Lives Within a Drop of Water..


The slogan for the Nikon Small World competition is “Recognizing Excellence in Photography through the Microscope.” Feast your eyes on these images that record a different world so small that it fits into a drop of water!
The first Nikon Small World competition was in 1974. Since then, Nikon has recognized the efforts of those who turn microscope photography into art. 2011 is the 37th year for the competition, and around 2,000 photographs were entered. The judges decisions have been made, and the winners will be announced later this fall. However, you can place your votes among the 115 finalists for the Small World Popular Vote Award. It’s easy -just click a button to say you like a photograph, or skip to the next one. You can like as many as you like, really, but Nikon asks that you vote on each picture only once. Votes for the Popular Vote Award will be taken until 5PM EDT on October 31st.
Nikon was generous enough to give Neatorama readers a special close-up view of some of the entries in this year’s competition. This particular collection is called “Lives Within a Drop of Water.” It’s a chance to marvel at the world of microscopic life we would never be able to see with the naked eye. Other collections will follow in the days ahead.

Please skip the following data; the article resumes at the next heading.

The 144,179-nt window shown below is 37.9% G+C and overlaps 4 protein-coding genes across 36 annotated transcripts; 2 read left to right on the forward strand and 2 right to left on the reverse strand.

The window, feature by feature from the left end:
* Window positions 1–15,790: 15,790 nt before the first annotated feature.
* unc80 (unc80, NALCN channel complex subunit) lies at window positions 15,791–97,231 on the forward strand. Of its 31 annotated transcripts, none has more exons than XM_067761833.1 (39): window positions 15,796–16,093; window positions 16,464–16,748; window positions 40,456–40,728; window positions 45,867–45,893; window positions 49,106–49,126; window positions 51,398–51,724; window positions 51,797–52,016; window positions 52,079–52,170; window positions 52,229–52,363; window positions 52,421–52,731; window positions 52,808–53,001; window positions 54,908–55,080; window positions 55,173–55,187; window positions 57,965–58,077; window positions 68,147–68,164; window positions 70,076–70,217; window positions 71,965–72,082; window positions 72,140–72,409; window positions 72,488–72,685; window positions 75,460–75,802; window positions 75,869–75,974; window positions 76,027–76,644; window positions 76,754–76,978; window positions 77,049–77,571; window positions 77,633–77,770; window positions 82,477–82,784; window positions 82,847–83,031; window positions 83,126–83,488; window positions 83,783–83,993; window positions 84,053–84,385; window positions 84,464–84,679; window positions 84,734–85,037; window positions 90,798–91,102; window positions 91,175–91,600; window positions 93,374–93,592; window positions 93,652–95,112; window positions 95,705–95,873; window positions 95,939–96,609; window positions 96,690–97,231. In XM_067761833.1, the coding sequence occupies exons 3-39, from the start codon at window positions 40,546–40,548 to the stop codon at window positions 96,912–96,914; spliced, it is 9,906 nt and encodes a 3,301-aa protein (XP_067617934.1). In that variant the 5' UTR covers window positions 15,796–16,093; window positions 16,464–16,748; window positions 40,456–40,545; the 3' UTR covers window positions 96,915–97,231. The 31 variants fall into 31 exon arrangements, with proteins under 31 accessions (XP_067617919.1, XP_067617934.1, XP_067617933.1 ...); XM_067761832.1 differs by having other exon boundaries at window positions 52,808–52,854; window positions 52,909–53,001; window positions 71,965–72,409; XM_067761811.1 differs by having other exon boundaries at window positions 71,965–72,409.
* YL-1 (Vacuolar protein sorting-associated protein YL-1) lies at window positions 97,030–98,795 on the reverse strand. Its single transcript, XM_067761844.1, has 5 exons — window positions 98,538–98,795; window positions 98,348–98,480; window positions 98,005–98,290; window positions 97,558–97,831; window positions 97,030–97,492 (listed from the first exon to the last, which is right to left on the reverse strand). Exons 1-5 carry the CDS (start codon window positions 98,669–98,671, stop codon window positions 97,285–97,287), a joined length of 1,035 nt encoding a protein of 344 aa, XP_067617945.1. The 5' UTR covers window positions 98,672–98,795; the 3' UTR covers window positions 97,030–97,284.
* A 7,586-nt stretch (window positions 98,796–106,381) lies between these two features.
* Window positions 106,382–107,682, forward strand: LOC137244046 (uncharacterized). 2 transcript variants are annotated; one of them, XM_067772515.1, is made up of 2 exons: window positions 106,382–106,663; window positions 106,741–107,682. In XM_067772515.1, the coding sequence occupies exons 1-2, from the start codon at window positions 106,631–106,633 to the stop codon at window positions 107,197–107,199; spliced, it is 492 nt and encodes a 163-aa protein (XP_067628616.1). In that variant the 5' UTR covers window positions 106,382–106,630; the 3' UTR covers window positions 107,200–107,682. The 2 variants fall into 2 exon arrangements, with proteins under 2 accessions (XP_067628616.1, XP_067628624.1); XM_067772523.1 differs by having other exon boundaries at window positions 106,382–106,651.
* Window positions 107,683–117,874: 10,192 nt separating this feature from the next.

Michael Shribak/ Dr. Irina Arkhipova

Marine Biological Laboratory
Woods Hole, Massachusetts
Philodina roseola (bdelloid rotifer), live specimen
Video-enhanced polychromatic polarized light
*

Frank Fox
Fachhochschule Trier
Trier, Rheinland-Pfalz, Germany
Melosira moniliformis, living specimen (320X)
Differential Interference Contrast
*

Dr. Jan Michels

Christian-Albrechts-Universität zu Kiel
Kiel, Germany
Temora longicornis (marine copepod), ventral view (10X)
Confocal, Autofluorescence and Congo Red Fluorescence
*

Joan Röhl

Institute for Biochemistry and Biology
Potsdam, Germany
Daphnia magna (freshwater water flea) (100X)
Differential Interference Contrast
*

Gerd A. Guenther

Duesseldorf, Germany
Nassula ornata (freshwater ciliate), conjugation, living specimens (630X)
Differential Interference Contrast
*

Charles Krebs

Charles Krebs Photography
Issaquah, Washington, USA
Hydra sp. capturing water flea (40X)
Darkfield
*

Dr. Andrew Gillis

University of Cambridge
Cambridge, UK
Chiloscyllium plagiosum (Whitespotted bamboo shark), embryonic pectoral fin
Stereomicroscopy with fiber optic lighting
*

Dr. John H. Brackenbury

University of Cambridge
Cambridge, UK
Water droplet containing a pair of mosquito larvae
Laser-triggered high-speed macrophotography
*

Wim van Egmond

Micropolitan Museum
Rotterdam, Netherlands
Leptodora kindtii (giant waterflea) eye; living specimen
Differential Interference Contrast
*

Dr. Ralf Wagner

Düsseldorf, Germany
Daphnia sp. (water flea) and Volvox sp. (green algae)
Darkfield, flash
*

Jonathan Franks

University of Pittsburgh
Pittsburgh, Pennsylvania
Algae biofilm
Confocal, autofluorescence
*

Wolfgang Bettighofer

Kiel, Germany
Closterium lunula (green alga), living specimen from a bog pond
Differential Interference Contrast
*

Dr. Carlos Alberto Muñoz

University of Puerto Rico, Mayaguez Campus
Mayaguez, Puerto Rico
Alona sp. (crustacean) mounted in Canada Balsam with crystals and other artifacts
Nomarski Differential Interference Contrast
*